Officials say Agronomy Research and Innovation Center is important to the future of agriculture
By Pat Melgares and Susan Schiff
Photo by Dan Donnert
Hailing the occasion as “a significant milestone for Kansas State University and the entire agriculture industry in Kansas,” Kansas Governor Laura Kelly joined state and national officials in a symbolic groundbreaking for the university’s Agronomy Research and Innovation Center on May 15.
The new facility, expected to be completed in 2025, will be located on the north end of the K-State campus, in an area known as the Agronomy North Farm across from Bill Snyder Family Stadium. It will serve as a cornerstone for work that K-State agronomy department head Raj Khosla calls “critical infrastructure for the success of our research, teaching and extension missions.”
“In the last 10 years alone, the Department of Agronomy has conducted more than $50 million of research that is initiated right here at the Agronomy North Farm,” Khosla said. “The new Agronomy Research and Innovation Center will bring research teams together from around campus to create new discoveries and solutions that will address the wicked challenges we are facing in agriculture today, and the ones that will come in the future.”
Ernie Minton, the Eldon Gideon Dean of the College of Agriculture and Director of K-State Research and Extension, added: “The Center is a keystone for the college’s vision to strengthen and diversify agribusiness in Kansas and around the globe and will serve as a demonstration site for public/private partnerships focused on best practices in sustainable/regenerative agriculture, crop production innovation, technology development and training, and conservation and protection of natural resources.”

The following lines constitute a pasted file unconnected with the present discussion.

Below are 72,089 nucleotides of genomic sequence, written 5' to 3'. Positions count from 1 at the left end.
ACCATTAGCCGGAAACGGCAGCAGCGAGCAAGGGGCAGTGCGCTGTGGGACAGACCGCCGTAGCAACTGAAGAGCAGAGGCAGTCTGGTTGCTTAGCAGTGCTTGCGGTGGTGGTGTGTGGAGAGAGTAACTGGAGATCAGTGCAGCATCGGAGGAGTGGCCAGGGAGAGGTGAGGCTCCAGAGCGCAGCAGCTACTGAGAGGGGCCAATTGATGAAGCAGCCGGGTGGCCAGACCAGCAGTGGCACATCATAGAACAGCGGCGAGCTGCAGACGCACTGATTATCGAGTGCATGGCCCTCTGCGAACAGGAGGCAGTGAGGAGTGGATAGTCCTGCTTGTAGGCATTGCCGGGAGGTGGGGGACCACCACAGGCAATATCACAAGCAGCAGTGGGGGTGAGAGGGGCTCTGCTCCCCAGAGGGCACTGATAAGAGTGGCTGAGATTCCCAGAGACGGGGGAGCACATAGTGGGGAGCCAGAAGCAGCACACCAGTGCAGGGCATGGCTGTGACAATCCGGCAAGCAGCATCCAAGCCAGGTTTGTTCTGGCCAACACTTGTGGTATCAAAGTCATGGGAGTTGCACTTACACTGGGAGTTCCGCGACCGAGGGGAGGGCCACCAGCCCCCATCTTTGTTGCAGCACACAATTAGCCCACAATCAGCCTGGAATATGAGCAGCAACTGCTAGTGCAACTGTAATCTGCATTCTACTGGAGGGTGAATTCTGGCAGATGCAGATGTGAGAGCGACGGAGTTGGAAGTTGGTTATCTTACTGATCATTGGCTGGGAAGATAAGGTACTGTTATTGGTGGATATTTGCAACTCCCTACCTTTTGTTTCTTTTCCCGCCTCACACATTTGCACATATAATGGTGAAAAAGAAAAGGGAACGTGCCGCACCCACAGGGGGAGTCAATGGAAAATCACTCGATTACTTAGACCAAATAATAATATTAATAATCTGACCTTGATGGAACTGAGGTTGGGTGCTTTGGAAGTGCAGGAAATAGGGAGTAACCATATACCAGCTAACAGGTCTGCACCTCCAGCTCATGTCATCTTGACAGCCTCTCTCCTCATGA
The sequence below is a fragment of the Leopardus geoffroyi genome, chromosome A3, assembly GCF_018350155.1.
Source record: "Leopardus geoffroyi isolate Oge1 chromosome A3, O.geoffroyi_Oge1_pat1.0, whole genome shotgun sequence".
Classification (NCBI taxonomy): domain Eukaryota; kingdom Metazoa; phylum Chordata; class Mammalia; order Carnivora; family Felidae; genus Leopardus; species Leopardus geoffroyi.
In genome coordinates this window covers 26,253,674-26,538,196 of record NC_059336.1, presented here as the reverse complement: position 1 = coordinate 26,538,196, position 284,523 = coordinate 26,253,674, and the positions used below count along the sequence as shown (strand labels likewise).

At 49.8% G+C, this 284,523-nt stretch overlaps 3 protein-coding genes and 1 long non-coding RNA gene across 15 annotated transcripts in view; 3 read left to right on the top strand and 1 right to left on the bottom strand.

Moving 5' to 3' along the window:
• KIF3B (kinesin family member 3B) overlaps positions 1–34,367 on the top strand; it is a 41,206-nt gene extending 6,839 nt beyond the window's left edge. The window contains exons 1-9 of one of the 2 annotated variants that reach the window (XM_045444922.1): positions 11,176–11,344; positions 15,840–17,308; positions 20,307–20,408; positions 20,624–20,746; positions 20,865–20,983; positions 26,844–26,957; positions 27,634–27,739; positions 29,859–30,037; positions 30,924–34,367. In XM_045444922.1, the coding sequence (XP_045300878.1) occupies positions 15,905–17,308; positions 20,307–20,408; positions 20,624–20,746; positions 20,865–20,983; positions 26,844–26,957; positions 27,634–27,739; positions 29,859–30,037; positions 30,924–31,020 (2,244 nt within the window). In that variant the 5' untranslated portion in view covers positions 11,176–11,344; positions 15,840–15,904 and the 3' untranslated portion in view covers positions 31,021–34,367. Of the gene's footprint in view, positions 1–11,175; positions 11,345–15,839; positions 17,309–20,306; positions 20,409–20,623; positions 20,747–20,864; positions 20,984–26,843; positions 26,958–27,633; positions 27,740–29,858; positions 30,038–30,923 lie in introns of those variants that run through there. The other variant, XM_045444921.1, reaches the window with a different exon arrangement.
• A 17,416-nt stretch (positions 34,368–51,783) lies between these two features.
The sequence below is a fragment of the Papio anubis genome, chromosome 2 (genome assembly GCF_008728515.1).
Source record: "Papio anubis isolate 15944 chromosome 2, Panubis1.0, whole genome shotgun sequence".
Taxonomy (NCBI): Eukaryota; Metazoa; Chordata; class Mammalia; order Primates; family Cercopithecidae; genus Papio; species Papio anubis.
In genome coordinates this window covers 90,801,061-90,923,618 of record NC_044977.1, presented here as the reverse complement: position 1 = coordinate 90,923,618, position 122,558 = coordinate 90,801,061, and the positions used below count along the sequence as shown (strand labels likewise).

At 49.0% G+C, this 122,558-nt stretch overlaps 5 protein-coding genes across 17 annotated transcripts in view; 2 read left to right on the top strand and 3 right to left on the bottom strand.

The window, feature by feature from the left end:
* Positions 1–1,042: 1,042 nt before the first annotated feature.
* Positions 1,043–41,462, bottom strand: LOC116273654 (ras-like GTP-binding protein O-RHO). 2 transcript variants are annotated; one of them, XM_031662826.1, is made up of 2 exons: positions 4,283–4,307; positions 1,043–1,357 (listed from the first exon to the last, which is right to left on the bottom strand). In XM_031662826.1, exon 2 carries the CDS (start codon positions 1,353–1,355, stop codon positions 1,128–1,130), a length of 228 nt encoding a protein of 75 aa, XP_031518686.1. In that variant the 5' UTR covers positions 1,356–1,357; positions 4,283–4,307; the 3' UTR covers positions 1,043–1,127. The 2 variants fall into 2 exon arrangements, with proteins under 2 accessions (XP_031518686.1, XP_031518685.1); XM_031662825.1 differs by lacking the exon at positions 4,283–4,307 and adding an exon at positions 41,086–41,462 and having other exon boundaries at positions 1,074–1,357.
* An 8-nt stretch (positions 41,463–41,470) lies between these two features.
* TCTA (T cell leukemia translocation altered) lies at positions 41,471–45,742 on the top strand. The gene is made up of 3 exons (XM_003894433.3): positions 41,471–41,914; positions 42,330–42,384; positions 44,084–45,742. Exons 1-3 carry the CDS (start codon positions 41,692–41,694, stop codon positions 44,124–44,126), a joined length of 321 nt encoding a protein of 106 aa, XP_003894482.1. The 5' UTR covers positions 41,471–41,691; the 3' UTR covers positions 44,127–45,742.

The May 15 groundbreaking marked K-State’s official kickoff of more than $125 million in agricultural infrastructure improvements planned through 2026. In fall 2022, the university launched an ambitious campaign to raise $75 million toward campus projects, which include the new agronomy buildings, the Global Center for Food and Grain Innovation and the Animal Sciences Arena.
K-State President Richard Linton said the university exceeded its goal, raising approximately $80 million in four months, which was then matched by a $25 million challenge grant from the Kansas legislature, and $25 million more from an initial legislative appropriation.
“At K-State, we see this as a new way of thinking,” he said. “We think of infrastructure as a way of being an incubator for strong public-private partnerships where industry can work hand-in-hand with K-State researchers to leverage ideas and funding to move forward and develop the students of tomorrow. In doing so, we will create markets and jobs that are important for our stakeholders.”
“In turn,” he added, “this creates a better economy for all of us in Kansas. It’s a great example of realizing our vision of what we like to call the next generation land-grant university. We are asking questions of what the interaction needs to look like between the next generation of land-grant students and stakeholders. The project we begin today is a solution.”
Linton added that K-State continues to raise funds toward a projected $210 million in significant infrastructure improvements to nine facilities over the next several years. Thus far, the university has raised $140 million toward that bigger goal.
“No place in Kansas will succeed and have a bright future unless our farmers and ranchers have a bright future,” said U.S. Senator Jerry Moran, one of the several supporters in attendance May 15. “One of the significant ways we can improve the lot in life of those who have a noble calling – feeding a hungry world – is to provide them with the knowledge they need to reduce their costs, become more efficient and produce more.”
Agricultural research is critical, Moran said, “and what is going on at K-State is a key that is opening a door wider and wider to agricultural producers, agribusiness and the state of Kansas economy.”